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Georgia Man Accused In Atlanta-Area Spa Killings Has Received 4 Life Sentences


A man charged with killing eight people at spas in metro Atlanta this past March pleaded guilty today to four of the murders. He received multiple life sentences without parole. Most of the shooter's victims were Asian American women. A warning - this story includes details some listeners may find disturbing. From Atlanta, WABE's Johnny Kauffman reports.

JOHNNY KAUFFMAN, BYLINE: In a full courtroom outside Atlanta, Robert Long laid out his thinking before he went on a shooting spree. He said that back in March, he pulled up to Young's Asian Massage. He said he was drinking and said he was considering suicide over the guilt he felt from paying for sex.


ROBERT LONG: About that time period, while I was sitting in the car is when I began thinking about killing the people inside there.

KAUFFMAN: Long said he went in and paid for a massage that included a sex act. After that, he pulled out the gun he'd bought just hours earlier. Long shot and killed Xiaojie Tan, Daoyou Feng, Ashley Yaun Gonzalez and Paul Michaels. He said he wanted to punish them for his lack of self-control. Long's murders of the women of Asian descent came during a spike in violence reported against Asian Americans. Wallace said she didn't think she could prove the killings were a hate crime.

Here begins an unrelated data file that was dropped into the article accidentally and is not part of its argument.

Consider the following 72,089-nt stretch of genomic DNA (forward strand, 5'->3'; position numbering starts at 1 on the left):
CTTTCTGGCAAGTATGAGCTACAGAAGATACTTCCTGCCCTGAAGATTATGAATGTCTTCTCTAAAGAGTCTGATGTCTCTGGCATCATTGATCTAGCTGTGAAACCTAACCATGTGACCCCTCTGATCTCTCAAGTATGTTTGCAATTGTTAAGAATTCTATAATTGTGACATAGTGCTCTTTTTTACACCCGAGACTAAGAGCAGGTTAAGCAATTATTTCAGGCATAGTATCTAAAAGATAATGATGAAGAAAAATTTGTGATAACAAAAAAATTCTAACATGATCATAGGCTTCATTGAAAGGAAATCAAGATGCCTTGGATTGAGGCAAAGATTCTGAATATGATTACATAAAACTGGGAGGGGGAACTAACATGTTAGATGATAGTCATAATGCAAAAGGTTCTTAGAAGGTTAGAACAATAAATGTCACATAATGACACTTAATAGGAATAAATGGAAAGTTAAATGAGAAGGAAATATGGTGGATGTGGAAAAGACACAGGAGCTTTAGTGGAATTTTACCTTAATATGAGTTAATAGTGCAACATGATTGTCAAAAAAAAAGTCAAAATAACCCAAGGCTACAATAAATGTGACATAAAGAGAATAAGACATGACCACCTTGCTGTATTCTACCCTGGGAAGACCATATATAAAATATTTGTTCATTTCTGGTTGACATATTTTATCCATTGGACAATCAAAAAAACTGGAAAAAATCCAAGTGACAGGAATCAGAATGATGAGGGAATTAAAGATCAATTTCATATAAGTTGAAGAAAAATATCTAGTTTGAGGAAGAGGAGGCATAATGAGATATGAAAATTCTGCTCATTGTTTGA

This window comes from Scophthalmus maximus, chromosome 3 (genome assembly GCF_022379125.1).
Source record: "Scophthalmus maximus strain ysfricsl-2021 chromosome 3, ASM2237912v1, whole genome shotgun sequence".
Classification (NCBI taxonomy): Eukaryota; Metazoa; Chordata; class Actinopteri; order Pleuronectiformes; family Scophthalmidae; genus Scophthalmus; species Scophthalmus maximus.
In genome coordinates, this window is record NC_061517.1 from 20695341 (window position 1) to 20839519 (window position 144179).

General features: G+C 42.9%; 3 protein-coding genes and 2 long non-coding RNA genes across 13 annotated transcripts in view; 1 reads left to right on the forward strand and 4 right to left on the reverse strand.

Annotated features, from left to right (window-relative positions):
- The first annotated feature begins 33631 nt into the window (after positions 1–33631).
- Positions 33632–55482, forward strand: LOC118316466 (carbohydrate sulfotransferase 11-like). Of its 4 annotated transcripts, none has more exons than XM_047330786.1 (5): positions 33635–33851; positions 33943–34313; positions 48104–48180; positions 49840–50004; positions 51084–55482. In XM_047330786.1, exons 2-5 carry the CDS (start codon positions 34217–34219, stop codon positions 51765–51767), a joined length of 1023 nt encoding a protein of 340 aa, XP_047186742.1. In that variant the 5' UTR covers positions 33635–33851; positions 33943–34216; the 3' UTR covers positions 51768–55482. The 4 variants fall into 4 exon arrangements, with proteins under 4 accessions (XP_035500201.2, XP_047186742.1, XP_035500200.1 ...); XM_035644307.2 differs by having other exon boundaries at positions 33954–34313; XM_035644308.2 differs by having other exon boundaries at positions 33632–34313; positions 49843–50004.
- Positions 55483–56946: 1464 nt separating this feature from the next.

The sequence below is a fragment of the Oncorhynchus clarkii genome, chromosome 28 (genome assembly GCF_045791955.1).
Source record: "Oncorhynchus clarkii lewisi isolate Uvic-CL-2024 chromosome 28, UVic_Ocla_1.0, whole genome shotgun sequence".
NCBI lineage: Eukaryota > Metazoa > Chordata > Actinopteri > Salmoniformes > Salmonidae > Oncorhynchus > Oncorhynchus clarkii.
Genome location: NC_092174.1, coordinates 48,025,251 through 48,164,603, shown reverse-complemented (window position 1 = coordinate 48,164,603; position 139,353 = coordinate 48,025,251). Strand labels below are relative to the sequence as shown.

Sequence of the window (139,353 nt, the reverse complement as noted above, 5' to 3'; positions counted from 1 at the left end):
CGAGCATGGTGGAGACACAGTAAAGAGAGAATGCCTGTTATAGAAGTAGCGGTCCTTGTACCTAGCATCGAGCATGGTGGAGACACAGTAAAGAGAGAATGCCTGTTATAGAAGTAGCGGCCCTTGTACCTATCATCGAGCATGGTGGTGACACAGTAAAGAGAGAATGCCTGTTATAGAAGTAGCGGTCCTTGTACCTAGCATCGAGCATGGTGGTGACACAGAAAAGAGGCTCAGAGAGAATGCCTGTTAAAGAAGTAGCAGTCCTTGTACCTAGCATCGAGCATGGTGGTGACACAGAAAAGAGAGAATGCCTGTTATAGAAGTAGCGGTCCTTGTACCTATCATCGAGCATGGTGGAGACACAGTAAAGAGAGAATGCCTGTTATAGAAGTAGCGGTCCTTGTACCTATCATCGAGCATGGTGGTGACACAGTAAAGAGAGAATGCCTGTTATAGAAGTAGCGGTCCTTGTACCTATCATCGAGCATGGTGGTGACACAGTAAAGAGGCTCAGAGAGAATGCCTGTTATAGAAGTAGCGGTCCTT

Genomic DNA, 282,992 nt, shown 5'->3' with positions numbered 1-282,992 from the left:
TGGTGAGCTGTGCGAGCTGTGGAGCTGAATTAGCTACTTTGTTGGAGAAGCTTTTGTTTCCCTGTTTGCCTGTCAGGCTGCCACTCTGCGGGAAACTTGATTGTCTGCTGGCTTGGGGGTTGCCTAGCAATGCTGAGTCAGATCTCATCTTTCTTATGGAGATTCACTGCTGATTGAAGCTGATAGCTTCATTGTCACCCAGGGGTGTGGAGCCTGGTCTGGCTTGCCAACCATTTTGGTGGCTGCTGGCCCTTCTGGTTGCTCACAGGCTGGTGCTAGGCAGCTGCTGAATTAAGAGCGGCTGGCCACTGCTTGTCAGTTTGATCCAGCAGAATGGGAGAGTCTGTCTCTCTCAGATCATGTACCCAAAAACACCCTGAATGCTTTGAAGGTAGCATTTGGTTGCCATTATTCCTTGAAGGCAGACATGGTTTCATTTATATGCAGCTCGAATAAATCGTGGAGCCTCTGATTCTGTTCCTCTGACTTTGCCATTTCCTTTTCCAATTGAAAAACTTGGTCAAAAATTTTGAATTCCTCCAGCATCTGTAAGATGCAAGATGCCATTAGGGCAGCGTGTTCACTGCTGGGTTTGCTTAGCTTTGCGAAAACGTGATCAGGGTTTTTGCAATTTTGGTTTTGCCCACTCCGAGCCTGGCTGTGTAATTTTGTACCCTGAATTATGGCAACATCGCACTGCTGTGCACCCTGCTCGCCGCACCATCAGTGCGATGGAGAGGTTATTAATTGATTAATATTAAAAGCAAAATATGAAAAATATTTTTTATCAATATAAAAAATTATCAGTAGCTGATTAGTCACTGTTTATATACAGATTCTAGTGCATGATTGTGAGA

SHANNON WALLACE: Nothing in writings indicate the defendant had any type of plan or any type of issues with taking out any particular race or ethnicity or gender.

KAUFFMAN: Stephanie Cho leads the nonprofit Asian Americans Advancing Justice-Atlanta. She says Wallace, the prosecutor, should have done more to point out that racism and sexism drove Long to violence.

STEPHANIE CHO: Regardless of the sentencing, his words were blaming the victims, scapegoating and, again, just upholding his own views that were very messed up and racist about Asian American women.

KAUFFMAN: Long does face hate crime charges for the four other murders in the city of Atlanta.

For NPR News, I'm Johnny Kauffman in Atlanta. Transcript provided by NPR, Copyright NPR.

Johnny joined WABE in March, 2015. Before joining the station, he was a producer at Georgia Public Broadcasting, and NPR in Washington D.C.